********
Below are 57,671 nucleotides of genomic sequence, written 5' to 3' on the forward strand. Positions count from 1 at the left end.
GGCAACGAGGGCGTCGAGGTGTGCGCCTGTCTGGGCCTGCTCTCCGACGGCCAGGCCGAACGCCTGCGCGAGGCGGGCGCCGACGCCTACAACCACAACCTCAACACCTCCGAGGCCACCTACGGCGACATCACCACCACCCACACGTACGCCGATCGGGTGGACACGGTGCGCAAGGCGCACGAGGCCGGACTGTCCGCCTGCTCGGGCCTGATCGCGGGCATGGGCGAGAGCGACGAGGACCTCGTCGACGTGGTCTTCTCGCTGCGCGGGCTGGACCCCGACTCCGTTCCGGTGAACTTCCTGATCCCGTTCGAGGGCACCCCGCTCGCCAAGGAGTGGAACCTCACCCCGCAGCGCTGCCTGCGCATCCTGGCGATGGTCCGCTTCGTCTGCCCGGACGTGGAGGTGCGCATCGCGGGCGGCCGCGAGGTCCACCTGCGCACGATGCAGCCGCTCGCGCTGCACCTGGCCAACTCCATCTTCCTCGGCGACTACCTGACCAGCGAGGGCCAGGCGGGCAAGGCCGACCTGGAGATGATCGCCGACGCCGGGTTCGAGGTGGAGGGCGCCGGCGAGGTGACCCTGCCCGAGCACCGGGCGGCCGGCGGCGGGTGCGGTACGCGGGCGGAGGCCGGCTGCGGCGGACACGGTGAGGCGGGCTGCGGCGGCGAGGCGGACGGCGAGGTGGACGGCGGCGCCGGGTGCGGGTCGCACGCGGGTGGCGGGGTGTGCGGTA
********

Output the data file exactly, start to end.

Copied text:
Below are 57,671 nucleotides of genomic sequence, written 5' to 3' on the forward strand. Positions count from 1 at the left end.
GGCAACGAGGGCGTCGAGGTGTGCGCCTGTCTGGGCCTGCTCTCCGACGGCCAGGCCGAACGCCTGCGCGAGGCGGGCGCCGACGCCTACAACCACAACCTCAACACCTCCGAGGCCACCTACGGCGACATCACCACCACCCACACGTACGCCGATCGGGTGGACACGGTGCGCAAGGCGCACGAGGCCGGACTGTCCGCCTGCTCGGGCCTGATCGCGGGCATGGGCGAGAGCGACGAGGACCTCGTCGACGTGGTCTTCTCGCTGCGCGGGCTGGACCCCGACTCCGTTCCGGTGAACTTCCTGATCCCGTTCGAGGGCACCCCGCTCGCCAAGGAGTGGAACCTCACCCCGCAGCGCTGCCTGCGCATCCTGGCGATGGTCCGCTTCGTCTGCCCGGACGTGGAGGTGCGCATCGCGGGCGGCCGCGAGGTCCACCTGCGCACGATGCAGCCGCTCGCGCTGCACCTGGCCAACTCCATCTTCCTCGGCGACTACCTGACCAGCGAGGGCCAGGCGGGCAAGGCCGACCTGGAGATGATCGCCGACGCCGGGTTCGAGGTGGAGGGCGCCGGCGAGGTGACCCTGCCCGAGCACCGGGCGGCCGGCGGCGGGTGCGGTACGCGGGCGGAGGCCGGCTGCGGCGGACACGGTGAGGCGGGCTGCGGCGGCGAGGCGGACGGCGAGGTGGACGGCGGCGCCGGGTGCGGGTCGCACGCGGGTGGCGGGGTGTGCGGTA